Is there anything more frustrating than preparing for an auction only to discover that your dream home was bought the day before by some other lucky purchaser? All that wasted time, research, and effort! Many people are unaware that it is sometimes possible to purchase prior to auction even when properties are in high demand and high prices are a feature of the market.

Why homeowners sell prior to Auction…

So why do homeowners sell before auction? There are several reasons, and it is important to realise that the stars need to align for both the buyer and seller for a transaction to occur prior to auction.

A buyer should never assume that just because a seller has committed to an auction campaign that they will see the campaign through to the end. Personal circumstances and market conditions are changeable and alluring offers can and do shut campaigns down. For example:

  • a seller may want to sell before auction because they have found a property that they want to make an offer on and selling before buying allows them financial certainty around putting their best offer forward
  • a seller may want to sell before auction because they’ve already purchased their new home and have committed to a settlement date
  • a seller may sell before auction if that they find the auction and open home process stressful, this can particularly be the case for some older vendors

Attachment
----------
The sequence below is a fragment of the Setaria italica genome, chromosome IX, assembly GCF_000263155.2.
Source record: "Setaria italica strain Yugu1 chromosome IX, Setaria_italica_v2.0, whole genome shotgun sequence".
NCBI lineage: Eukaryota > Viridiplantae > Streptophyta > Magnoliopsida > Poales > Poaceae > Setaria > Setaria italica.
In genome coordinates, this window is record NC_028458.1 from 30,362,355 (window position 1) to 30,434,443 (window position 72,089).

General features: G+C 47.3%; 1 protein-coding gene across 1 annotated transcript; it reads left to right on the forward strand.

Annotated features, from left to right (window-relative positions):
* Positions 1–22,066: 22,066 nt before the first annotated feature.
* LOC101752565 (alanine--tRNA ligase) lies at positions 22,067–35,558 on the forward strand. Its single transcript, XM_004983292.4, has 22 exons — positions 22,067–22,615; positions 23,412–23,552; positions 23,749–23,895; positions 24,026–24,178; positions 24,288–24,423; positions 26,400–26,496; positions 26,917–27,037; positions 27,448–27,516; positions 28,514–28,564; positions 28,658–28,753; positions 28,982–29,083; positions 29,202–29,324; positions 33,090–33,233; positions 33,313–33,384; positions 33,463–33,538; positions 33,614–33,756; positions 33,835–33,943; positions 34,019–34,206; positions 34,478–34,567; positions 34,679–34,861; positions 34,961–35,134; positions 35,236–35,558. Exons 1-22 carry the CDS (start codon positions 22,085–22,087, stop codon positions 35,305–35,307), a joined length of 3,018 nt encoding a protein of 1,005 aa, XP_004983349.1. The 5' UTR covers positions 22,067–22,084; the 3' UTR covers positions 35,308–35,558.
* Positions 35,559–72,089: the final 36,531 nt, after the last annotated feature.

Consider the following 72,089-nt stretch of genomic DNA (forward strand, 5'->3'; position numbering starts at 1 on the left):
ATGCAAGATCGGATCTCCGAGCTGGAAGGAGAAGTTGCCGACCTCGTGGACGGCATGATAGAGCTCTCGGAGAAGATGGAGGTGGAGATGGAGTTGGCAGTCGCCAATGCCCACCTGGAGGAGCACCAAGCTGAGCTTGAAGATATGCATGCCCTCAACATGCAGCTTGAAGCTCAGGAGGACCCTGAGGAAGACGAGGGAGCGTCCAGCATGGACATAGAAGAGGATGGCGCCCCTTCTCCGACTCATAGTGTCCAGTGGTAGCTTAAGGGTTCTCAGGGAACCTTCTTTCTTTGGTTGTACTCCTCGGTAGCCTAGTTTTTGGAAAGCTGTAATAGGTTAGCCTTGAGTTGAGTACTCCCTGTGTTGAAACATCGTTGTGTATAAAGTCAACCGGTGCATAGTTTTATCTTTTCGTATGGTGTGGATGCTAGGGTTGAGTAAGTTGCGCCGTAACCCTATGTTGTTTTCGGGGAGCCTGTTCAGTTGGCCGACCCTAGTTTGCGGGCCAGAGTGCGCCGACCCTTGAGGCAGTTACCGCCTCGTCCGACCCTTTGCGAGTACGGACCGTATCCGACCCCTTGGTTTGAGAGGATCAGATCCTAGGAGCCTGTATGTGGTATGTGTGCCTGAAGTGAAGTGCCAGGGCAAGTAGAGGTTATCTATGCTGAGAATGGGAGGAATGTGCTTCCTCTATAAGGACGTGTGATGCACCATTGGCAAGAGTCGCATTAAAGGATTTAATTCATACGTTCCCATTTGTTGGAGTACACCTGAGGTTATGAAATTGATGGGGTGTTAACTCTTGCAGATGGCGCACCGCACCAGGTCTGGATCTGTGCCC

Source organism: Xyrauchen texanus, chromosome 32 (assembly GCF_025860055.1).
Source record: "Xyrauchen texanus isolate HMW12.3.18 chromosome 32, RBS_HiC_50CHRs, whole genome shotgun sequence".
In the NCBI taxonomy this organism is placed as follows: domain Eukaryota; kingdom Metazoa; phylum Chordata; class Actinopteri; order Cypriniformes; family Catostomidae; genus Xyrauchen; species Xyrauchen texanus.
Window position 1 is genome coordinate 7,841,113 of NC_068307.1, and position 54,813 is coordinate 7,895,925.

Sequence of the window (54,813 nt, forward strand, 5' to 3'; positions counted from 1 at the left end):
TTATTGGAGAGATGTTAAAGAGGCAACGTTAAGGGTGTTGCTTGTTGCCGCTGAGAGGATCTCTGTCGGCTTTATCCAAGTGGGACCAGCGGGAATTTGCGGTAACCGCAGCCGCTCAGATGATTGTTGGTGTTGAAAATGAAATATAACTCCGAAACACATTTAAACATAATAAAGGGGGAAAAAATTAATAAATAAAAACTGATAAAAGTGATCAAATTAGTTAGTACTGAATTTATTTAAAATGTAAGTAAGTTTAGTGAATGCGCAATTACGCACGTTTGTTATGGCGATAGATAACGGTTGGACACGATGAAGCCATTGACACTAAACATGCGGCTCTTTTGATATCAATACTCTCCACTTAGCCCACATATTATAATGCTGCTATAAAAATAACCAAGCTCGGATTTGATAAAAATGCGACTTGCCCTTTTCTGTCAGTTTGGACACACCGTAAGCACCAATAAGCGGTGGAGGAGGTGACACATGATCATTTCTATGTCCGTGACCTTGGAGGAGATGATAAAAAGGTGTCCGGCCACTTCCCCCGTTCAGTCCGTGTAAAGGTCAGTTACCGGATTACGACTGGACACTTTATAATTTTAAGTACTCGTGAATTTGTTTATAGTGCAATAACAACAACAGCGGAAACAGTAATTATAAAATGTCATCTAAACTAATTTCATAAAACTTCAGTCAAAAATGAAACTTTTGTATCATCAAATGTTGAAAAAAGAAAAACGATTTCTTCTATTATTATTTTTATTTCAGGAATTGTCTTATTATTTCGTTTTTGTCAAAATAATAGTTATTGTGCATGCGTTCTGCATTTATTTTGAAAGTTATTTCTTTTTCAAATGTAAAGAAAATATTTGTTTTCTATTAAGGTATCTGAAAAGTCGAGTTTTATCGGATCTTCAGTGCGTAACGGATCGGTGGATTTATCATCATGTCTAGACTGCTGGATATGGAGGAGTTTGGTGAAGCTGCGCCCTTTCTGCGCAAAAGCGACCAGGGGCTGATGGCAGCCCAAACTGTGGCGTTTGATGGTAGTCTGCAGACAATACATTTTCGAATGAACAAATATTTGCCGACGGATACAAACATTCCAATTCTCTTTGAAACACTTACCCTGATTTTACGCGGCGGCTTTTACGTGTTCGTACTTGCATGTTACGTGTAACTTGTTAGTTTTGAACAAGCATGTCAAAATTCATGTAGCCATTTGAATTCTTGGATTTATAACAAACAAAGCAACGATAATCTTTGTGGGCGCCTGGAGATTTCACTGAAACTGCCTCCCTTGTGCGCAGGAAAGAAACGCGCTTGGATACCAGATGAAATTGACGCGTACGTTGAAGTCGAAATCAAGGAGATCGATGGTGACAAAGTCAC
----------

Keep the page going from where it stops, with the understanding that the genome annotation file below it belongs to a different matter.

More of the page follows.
• market situations may change suddenly such as the recent unexpected floods in Brisbane

So you want to make a pre-auction offer, what now?

It’s important to find out if the agent and seller are open to pre-auction offers. If they are receptive this can be advantageous for a buyer in a strong market as it may reduce competition for a property.

Here are some tips for successfully securing a property before auction:

Tips for successfully securing a property prior to auction

  1. Ensure you have your finance pre-approved. To attract the seller’s attention your pre-auction offer needs to be clean with no conditions – the same as it would be on auction day. Wavering the cooling off period should also be considered if the market is strong. In doing so, however, the buyer needs to understand what they are agreeing to, and all the risks involved in relinquishing their cooling off rights.
  2. Research the market extensively so that you can make a compelling offer. This is where you may want to consider engaging a Buyer’s Agent who can advise you on market value through researched market analysis within the area. A Buyer’s Agent is in a prime position to negotiate an offer that may persuade the seller not to go to auction as well as an offer where the buyer doesn’t overpay. A Buyer’s Agent is also expert at communicating with agents and may be able to gain valuable insight on the vendor’s expectations.
  3. Be prepared to increase your offer if the seller’s expectations have not quite been met. You may have to offer slightly more than you would have wanted but it may still end up being below what you might bid at auction under extremely competitive and emotionally charged conditions.

Beware the risks of pre-auction offers

The major risk you run in making an offer before auction is that the agent uses your offer as a starting point in a bidding war. You may then become involved in a hidden auction rather than a public one where everything is out in the open and transparent. If a seller rejects your offer the agent may end up using your offer to set the reserve price.

If you are uncertain about what is the best strategy to pursue going into auction a Buyer’s Agent can guide you through this process.